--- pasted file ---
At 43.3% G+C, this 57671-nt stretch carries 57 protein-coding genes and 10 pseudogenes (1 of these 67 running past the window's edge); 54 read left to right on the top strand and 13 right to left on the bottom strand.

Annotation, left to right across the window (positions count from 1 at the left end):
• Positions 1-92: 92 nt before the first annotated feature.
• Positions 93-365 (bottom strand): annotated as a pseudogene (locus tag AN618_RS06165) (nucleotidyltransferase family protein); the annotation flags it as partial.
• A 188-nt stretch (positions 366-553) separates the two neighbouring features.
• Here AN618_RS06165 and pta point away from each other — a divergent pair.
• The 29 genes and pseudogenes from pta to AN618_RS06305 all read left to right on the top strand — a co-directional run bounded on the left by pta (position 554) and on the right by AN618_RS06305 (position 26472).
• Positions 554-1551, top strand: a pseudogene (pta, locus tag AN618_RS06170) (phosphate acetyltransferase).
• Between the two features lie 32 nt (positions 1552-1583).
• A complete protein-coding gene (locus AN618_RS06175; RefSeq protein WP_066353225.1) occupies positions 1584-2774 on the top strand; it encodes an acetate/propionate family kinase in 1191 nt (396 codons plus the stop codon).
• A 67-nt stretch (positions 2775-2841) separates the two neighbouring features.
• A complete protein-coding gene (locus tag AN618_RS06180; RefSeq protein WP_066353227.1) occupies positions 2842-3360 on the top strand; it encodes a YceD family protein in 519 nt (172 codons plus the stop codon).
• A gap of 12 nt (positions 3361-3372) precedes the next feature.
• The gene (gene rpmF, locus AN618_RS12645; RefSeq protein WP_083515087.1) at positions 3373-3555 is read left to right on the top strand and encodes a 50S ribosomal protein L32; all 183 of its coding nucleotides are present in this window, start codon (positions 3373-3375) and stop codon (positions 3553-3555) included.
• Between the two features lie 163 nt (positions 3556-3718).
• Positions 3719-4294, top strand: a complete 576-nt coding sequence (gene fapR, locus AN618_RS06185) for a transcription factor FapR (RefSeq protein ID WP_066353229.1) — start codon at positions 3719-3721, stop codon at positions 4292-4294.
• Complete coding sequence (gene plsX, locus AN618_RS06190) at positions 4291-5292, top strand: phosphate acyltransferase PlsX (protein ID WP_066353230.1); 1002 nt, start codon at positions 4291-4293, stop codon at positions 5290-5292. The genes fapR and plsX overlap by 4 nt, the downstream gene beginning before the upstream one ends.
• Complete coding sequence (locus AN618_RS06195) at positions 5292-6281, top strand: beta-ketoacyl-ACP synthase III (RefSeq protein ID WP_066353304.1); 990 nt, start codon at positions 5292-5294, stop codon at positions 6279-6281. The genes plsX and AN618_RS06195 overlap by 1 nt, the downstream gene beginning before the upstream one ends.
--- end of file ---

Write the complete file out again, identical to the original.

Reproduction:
At 43.3% G+C, this 57671-nt stretch carries 57 protein-coding genes and 10 pseudogenes (1 of these 67 running past the window's edge); 54 read left to right on the top strand and 13 right to left on the bottom strand.

Annotation, left to right across the window (positions count from 1 at the left end):
• Positions 1-92: 92 nt before the first annotated feature.
• Positions 93-365 (bottom strand): annotated as a pseudogene (locus tag AN618_RS06165) (nucleotidyltransferase family protein); the annotation flags it as partial.
• A 188-nt stretch (positions 366-553) separates the two neighbouring features.
• Here AN618_RS06165 and pta point away from each other — a divergent pair.
• The 29 genes and pseudogenes from pta to AN618_RS06305 all read left to right on the top strand — a co-directional run bounded on the left by pta (position 554) and on the right by AN618_RS06305 (position 26472).
• Positions 554-1551, top strand: a pseudogene (pta, locus tag AN618_RS06170) (phosphate acetyltransferase).
• Between the two features lie 32 nt (positions 1552-1583).
• A complete protein-coding gene (locus AN618_RS06175; RefSeq protein WP_066353225.1) occupies positions 1584-2774 on the top strand; it encodes an acetate/propionate family kinase in 1191 nt (396 codons plus the stop codon).
• A 67-nt stretch (positions 2775-2841) separates the two neighbouring features.
• A complete protein-coding gene (locus tag AN618_RS06180; RefSeq protein WP_066353227.1) occupies positions 2842-3360 on the top strand; it encodes a YceD family protein in 519 nt (172 codons plus the stop codon).
• A gap of 12 nt (positions 3361-3372) precedes the next feature.
• The gene (gene rpmF, locus AN618_RS12645; RefSeq protein WP_083515087.1) at positions 3373-3555 is read left to right on the top strand and encodes a 50S ribosomal protein L32; all 183 of its coding nucleotides are present in this window, start codon (positions 3373-3375) and stop codon (positions 3553-3555) included.
• Between the two features lie 163 nt (positions 3556-3718).
• Positions 3719-4294, top strand: a complete 576-nt coding sequence (gene fapR, locus AN618_RS06185) for a transcription factor FapR (RefSeq protein ID WP_066353229.1) — start codon at positions 3719-3721, stop codon at positions 4292-4294.
• Complete coding sequence (gene plsX, locus AN618_RS06190) at positions 4291-5292, top strand: phosphate acyltransferase PlsX (protein ID WP_066353230.1); 1002 nt, start codon at positions 4291-4293, stop codon at positions 5290-5292. The genes fapR and plsX overlap by 4 nt, the downstream gene beginning before the upstream one ends.
• Complete coding sequence (locus AN618_RS06195) at positions 5292-6281, top strand: beta-ketoacyl-ACP synthase III (RefSeq protein ID WP_066353304.1); 990 nt, start codon at positions 5292-5294, stop codon at positions 6279-6281. The genes plsX and AN618_RS06195 overlap by 1 nt, the downstream gene beginning before the upstream one ends.